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Scottish Officials Reject Wind Farm Proposal

April 21, 2008

Plans by Lewis Wind Power to erect 181 wind turbines on the Western Isle of Scotland have been denied by government officials.

Many people in the local community hoped that the wind farm would have positive repercussions for citizens.

Scottish ministers, however, found that LWP’s plans would interfere with Lewis Peatlands Special Protection Area, which is designated under the European Commission (EC) Birds Directive and protected under the EC Habitats Directive.

LWP said that its recent plan for the area had given plenty of consideration to the special habitats.

Still, Energy Minister Jim Mather insisted that the Scottish government is committed to providing the area with new opportunities for clean energy.

“The Lewis Wind Farm would have significant adverse impacts on the Lewis Peatlands Special Protection Area, which is designated due to its high value for rare and endangered birds,” Mather said.

“This decision does not mean that there cannot be onshore wind farms in the Western Isles. I strongly believe the vast renewables potential needs to be exploited to ensure that the opportunities and benefits of new development can be shared across the country in an equitable fashion.”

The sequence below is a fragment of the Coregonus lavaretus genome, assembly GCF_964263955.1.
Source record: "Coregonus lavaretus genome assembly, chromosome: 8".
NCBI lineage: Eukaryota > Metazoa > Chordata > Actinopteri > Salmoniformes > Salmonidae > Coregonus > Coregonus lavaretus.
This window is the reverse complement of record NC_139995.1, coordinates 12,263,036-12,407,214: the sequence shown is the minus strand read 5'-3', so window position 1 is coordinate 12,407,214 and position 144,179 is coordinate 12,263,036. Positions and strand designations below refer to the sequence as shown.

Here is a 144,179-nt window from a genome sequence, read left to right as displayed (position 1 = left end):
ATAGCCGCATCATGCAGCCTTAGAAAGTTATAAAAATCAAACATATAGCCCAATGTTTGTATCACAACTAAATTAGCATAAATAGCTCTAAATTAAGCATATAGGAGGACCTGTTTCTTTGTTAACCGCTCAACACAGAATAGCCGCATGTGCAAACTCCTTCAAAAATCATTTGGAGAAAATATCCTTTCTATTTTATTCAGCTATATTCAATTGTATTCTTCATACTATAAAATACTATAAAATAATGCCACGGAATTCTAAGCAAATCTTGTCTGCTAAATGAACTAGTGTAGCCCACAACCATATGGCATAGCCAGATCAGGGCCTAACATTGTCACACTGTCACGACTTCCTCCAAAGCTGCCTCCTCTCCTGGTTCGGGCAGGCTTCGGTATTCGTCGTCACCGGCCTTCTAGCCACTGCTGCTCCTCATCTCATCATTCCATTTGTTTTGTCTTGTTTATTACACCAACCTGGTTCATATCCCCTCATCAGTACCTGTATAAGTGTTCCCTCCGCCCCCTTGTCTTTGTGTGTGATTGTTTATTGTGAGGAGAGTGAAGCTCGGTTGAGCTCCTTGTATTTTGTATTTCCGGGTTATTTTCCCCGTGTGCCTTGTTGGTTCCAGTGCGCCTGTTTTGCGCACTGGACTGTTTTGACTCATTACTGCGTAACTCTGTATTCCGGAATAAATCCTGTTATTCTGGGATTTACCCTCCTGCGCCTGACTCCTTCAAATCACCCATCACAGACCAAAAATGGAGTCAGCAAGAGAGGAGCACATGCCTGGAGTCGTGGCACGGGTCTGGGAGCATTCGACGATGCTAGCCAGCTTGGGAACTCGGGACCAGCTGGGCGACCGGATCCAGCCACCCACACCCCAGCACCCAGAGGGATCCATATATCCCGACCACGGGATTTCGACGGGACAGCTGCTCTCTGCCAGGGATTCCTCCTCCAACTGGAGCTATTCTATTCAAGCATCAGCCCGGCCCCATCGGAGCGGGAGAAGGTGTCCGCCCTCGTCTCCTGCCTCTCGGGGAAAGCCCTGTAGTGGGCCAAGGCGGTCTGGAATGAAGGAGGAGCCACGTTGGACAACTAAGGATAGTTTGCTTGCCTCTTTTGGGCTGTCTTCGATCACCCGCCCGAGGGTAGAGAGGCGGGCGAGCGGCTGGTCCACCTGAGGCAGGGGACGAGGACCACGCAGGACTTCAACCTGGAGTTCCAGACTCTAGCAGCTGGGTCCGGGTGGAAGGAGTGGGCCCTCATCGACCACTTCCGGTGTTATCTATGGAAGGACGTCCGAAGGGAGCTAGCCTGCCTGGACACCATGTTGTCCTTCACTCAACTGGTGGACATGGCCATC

Officials at LWP said that Scotland had missed a great opportunity for new jobs and renewable energy resources.

“The local authority and all of Scotland’s major business organizations fully recognized the huge benefits that this proposal would have delivered,” said an LWP statement.

“The economic benefits included the creation of around 400 local jobs, 680 jobs across Scotland, during the construction process, as well as providing much needed investment to the Arnish Yard to make it a global competitor for other projects.”

“Sadly all of this has been lost because of the government decision which, we believe, represents a huge missed opportunity.”

On the Net:

Lewis Wind Farm

Lewis Wind Power Responds




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